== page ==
It’s Fruit Time

May 9, 2008 at 7:43 pm (Quick Tips, Thoughts, Winemaking) (, , , , )

Stupid title… sorry. However, it is the time of year where I start visiting my local fruit stands. We have a place around Philadelphia called Produce Junction. I have no idea if they are a chain or just local. In this place, you get in line, tell them what you want and they toss the fruit on the counter. Everything is prepackaged. If the fruit is in season, it’s good stuff and it’s cheap. I purchased my black plums there a couple years ago, I think I paid $2 for three pounds. Since each three-pound back is good for a gallon, it was easy to get what I needed for a batch of wine. I probably bought seven bags to have a little extra, then pitted them and threw them in the freezer.

The down-side to this place is the seasonality of the fruit. There were a few short weeks when the plums were really good and really cheap. A few weeks later they weren’t even available. The trick is to be a regular, I often walk out empty handed.

I want to make my plum wine again, it is just magnificent. Check out the recipe and watch your local fruit stands.

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Quick Tip – Cloudy Wine

April 13, 2008 at 10:10 pm (Kit Wine, Quick Tips, Thoughts, Wine Recipes, Winemaking, Winemaking Tips) (, , , , , )

Cloudy wine? Give it time. I know, I’m a regular Dr. Seuss. But really, there are ways to clear wine. You can filter using a filter pad. You can use different fining methods where you add an agent like bentonite or isinglass, that the particles bind themselves to. Even better, be patient. Put the carboy of wine in a quiet and dark corner and forget about it. Every week or so make sure the trap has liquid in it and look at a flashlight through the wine. When you clearly see the bulb, the wine is ready to be bottled. Still cloudy, wait another month and check again.

So why not just filter or add chemicals. You can, lots of people do. I try very hard not to. Most particulates will settle out given enough time. I’m of the opinion that filtering will remove some of the good with the bad. My friend at the winery says filtering strips the color from the wine. I don’t want to filter, I’m lazy.

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Quick Tip – Economy of Scale

March 15, 2008 at 6:39 pm (Quick Tips, Thoughts, Winemaking, Winemaking Tips) (, , , , , , )

I make wine six-gallons at a time. I’ve tried more, I’ve tried less. Six-gallons is perfect, although five-gallons is almost as perfect.

Basically, it comes down to equipment and efficiency. My first batch of blackberry wine was three or four gallons. I fermented what I had in berries. I racked from the fermenter to one-gallon wine jugs and half-liter bottles. I think I had three one-gallon jugs and a half-liter wine bottle after my first racking. The next racking was a pain, the auto-siphon didn’t fit in anything. I racked to more small bottles. It was a lot of work and in the end it yielded only about 15 bottles of wine. But the wine came out great and I wished I had made more.

It’s just so much easier to do one big batch. I can carry a six-gallon carboy. It’s heavy, but I can lift it to the counter siphon to another carboy. It gives me a nice batch of about 30 bottles of wine. That’s two full cases for me and six bottles to give away.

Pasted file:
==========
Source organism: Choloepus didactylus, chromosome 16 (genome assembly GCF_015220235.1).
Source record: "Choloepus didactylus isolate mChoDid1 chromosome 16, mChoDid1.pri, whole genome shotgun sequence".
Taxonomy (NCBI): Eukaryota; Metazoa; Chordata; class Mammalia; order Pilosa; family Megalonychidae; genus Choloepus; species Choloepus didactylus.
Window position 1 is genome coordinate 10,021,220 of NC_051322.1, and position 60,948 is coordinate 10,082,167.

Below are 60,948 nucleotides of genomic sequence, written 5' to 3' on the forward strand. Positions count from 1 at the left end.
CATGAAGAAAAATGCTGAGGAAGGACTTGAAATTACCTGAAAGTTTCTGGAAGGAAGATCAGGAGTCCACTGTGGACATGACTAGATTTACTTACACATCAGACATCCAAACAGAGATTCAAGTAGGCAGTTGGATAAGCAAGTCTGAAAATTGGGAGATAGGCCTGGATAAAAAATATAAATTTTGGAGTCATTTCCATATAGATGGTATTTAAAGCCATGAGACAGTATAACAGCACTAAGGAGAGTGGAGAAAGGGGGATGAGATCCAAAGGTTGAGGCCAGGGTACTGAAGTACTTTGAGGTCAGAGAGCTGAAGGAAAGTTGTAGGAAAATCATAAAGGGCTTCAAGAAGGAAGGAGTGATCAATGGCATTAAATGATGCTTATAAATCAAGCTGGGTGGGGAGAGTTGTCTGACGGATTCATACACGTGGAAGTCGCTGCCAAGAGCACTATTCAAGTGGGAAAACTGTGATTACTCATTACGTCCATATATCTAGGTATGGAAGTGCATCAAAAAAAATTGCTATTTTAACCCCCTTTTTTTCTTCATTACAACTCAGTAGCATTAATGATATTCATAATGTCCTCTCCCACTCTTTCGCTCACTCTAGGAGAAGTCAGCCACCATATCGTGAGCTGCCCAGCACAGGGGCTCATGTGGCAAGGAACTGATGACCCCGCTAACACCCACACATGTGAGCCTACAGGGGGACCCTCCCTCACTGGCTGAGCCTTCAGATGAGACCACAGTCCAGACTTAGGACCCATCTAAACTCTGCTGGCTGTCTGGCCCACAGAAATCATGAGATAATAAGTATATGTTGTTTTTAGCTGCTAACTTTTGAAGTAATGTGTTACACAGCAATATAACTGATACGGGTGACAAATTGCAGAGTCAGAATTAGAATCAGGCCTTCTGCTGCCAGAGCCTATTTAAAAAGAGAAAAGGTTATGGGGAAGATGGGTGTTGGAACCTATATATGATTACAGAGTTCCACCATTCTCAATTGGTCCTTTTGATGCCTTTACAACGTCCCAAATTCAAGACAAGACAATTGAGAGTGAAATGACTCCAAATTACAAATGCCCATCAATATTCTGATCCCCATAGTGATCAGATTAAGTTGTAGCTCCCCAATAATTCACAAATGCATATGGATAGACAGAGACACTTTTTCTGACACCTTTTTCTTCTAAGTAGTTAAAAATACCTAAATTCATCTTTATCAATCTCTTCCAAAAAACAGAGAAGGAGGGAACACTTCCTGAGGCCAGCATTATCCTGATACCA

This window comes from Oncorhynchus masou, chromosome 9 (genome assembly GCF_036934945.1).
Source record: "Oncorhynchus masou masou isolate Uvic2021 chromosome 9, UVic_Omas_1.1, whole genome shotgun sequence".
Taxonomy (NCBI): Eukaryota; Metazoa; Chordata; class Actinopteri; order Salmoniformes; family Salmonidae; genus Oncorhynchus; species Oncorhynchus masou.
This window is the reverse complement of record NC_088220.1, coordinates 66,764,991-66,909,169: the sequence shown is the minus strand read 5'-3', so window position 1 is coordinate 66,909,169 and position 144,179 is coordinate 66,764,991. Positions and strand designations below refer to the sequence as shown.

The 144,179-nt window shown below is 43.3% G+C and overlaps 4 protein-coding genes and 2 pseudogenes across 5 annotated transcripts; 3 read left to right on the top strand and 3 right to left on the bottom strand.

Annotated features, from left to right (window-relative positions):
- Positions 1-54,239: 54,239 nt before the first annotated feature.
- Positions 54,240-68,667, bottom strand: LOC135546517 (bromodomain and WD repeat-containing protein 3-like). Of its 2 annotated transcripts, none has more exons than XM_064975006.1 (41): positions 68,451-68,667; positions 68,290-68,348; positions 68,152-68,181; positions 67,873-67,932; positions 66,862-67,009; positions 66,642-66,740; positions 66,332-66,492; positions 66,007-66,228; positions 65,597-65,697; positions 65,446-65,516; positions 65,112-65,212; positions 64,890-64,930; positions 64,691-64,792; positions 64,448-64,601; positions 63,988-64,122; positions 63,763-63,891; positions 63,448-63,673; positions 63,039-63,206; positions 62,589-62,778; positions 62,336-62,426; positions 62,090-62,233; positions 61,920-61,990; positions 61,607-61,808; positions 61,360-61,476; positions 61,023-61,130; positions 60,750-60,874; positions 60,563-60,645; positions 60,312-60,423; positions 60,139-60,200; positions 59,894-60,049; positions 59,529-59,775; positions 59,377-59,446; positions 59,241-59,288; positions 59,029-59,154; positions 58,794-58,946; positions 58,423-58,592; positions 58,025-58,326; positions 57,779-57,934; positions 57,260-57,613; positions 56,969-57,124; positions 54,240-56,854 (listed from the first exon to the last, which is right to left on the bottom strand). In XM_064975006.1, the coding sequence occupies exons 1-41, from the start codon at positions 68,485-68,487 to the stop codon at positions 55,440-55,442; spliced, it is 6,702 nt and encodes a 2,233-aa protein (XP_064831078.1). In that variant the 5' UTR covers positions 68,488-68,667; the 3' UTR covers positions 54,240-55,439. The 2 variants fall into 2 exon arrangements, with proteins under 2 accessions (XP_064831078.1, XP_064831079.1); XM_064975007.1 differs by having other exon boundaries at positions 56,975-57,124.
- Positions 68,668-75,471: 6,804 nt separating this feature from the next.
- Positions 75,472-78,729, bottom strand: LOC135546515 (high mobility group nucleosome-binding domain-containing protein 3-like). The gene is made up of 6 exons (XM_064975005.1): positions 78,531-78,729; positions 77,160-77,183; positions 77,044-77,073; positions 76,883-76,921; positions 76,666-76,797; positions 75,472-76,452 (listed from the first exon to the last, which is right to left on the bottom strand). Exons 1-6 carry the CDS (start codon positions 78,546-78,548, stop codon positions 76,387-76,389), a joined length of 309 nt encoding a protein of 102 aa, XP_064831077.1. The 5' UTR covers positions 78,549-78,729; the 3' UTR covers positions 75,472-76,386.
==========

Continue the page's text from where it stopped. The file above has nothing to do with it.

I still keep those one-gallon jugs in case I want to make a small batch of something, but usually I just purchase enough fruit to make the full six gallons.

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Quick Tip – Temperature and Fermentation

February 22, 2008 at 6:55 pm (Kit Wine, Quick Tips, Winemaking Tips) (, , , )

If you ferment your wine at a lower temperature, the wine will have more flavor. Most yeasts need to be above 65°F to get started, but once well under way, the temperature can be dropped to slow fermentation and increase the extracted flavors. My blueberry wine has been fermenting at about 59°F.

I learned this tip just last week from my buddy at a local winery.  He put cooling jackets on his 1000 gallon vats so that he can ferment at 56°F.

This is just as valid for a wine kit, just remember that you can’t go by the number of days in the kit instructions.  You will have to use a hydrometer to know when your primary fermentation is nearing completion.  It will take longer, but it will taste even better.

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Quick Tip – Cover Up That Carboy

February 9, 2008 at 7:49 am (Kit Wine, Quick Tips, Winemaking, Winemaking Tips) (, , , )

Put a T-Shirt over your carboy when you have wine in it.  It will help keep the sunlight off the wine.  If you don’t do this, the color of your wine can fade.  It can also cause the temperature of the wine to move up and down as the wine is heated and cooled by the sunlight.  If you make wine in a dark basement, then never mind.  But my carboy sits in the kitchen or dining room right now, and it gets lots of light every day.  So just as you are told to keep your bottles of wine out of the sun, keeps your really big bottles of wine out of the sun too.

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Quick Tip – Using Raisins in Homemade Wine

February 5, 2008 at 8:07 pm (Quick Tips, Winemaking, Winemaking Tips) (, , , , , , )

There are a number of recipes that call for using raisins to give a homemade fruit wine more body. You pick up the sugars from the raisins and the results are definitely better. I seem to think I used raisins in my Cranberry wine. (I just checked and realized I never posted my cranberry wine recipe. I’ll get that posted soon, I promise.)